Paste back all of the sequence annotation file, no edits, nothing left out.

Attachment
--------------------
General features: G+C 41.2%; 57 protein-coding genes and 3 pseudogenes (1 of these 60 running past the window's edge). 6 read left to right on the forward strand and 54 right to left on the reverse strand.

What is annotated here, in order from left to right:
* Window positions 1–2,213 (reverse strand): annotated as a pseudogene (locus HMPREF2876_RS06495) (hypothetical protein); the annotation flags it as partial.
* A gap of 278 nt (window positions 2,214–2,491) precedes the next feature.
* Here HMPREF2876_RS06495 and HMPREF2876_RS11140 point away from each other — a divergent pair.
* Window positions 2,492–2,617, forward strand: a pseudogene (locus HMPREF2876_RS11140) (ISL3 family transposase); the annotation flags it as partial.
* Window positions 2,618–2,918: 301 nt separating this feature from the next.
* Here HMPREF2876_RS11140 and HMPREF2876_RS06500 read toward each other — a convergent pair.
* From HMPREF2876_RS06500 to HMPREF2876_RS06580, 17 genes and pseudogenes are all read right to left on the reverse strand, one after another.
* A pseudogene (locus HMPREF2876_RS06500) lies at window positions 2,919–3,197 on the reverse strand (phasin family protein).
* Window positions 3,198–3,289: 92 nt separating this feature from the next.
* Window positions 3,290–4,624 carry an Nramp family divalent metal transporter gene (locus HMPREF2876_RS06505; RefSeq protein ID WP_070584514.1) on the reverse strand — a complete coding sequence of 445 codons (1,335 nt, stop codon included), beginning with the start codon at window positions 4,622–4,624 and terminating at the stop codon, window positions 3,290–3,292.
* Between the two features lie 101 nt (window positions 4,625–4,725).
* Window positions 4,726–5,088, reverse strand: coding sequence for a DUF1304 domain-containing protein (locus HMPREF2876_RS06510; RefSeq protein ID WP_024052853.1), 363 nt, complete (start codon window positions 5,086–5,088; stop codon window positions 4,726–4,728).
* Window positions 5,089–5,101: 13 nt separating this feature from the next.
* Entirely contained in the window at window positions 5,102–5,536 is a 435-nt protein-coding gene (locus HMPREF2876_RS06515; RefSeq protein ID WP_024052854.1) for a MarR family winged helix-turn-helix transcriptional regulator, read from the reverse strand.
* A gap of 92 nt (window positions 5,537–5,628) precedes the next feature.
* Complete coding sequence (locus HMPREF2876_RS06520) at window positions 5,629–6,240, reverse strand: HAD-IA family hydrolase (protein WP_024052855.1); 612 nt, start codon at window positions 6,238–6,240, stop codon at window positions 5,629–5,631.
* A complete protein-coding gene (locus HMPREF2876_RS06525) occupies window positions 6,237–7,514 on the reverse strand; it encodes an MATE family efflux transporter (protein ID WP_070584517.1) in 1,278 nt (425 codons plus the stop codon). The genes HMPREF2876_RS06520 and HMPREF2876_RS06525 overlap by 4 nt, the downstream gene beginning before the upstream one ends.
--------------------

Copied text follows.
General features: G+C 41.2%; 57 protein-coding genes and 3 pseudogenes (1 of these 60 running past the window's edge). 6 read left to right on the forward strand and 54 right to left on the reverse strand.

What is annotated here, in order from left to right:
* Window positions 1–2,213 (reverse strand): annotated as a pseudogene (locus HMPREF2876_RS06495) (hypothetical protein); the annotation flags it as partial.
* A gap of 278 nt (window positions 2,214–2,491) precedes the next feature.
* Here HMPREF2876_RS06495 and HMPREF2876_RS11140 point away from each other — a divergent pair.
* Window positions 2,492–2,617, forward strand: a pseudogene (locus HMPREF2876_RS11140) (ISL3 family transposase); the annotation flags it as partial.
* Window positions 2,618–2,918: 301 nt separating this feature from the next.
* Here HMPREF2876_RS11140 and HMPREF2876_RS06500 read toward each other — a convergent pair.
* From HMPREF2876_RS06500 to HMPREF2876_RS06580, 17 genes and pseudogenes are all read right to left on the reverse strand, one after another.
* A pseudogene (locus HMPREF2876_RS06500) lies at window positions 2,919–3,197 on the reverse strand (phasin family protein).
* Window positions 3,198–3,289: 92 nt separating this feature from the next.
* Window positions 3,290–4,624 carry an Nramp family divalent metal transporter gene (locus HMPREF2876_RS06505; RefSeq protein ID WP_070584514.1) on the reverse strand — a complete coding sequence of 445 codons (1,335 nt, stop codon included), beginning with the start codon at window positions 4,622–4,624 and terminating at the stop codon, window positions 3,290–3,292.
* Between the two features lie 101 nt (window positions 4,625–4,725).
* Window positions 4,726–5,088, reverse strand: coding sequence for a DUF1304 domain-containing protein (locus HMPREF2876_RS06510; RefSeq protein ID WP_024052853.1), 363 nt, complete (start codon window positions 5,086–5,088; stop codon window positions 4,726–4,728).
* Window positions 5,089–5,101: 13 nt separating this feature from the next.
* Entirely contained in the window at window positions 5,102–5,536 is a 435-nt protein-coding gene (locus HMPREF2876_RS06515; RefSeq protein ID WP_024052854.1) for a MarR family winged helix-turn-helix transcriptional regulator, read from the reverse strand.
* A gap of 92 nt (window positions 5,537–5,628) precedes the next feature.
* Complete coding sequence (locus HMPREF2876_RS06520) at window positions 5,629–6,240, reverse strand: HAD-IA family hydrolase (protein WP_024052855.1); 612 nt, start codon at window positions 6,238–6,240, stop codon at window positions 5,629–5,631.
* A complete protein-coding gene (locus HMPREF2876_RS06525) occupies window positions 6,237–7,514 on the reverse strand; it encodes an MATE family efflux transporter (protein ID WP_070584517.1) in 1,278 nt (425 codons plus the stop codon). The genes HMPREF2876_RS06520 and HMPREF2876_RS06525 overlap by 4 nt, the downstream gene beginning before the upstream one ends.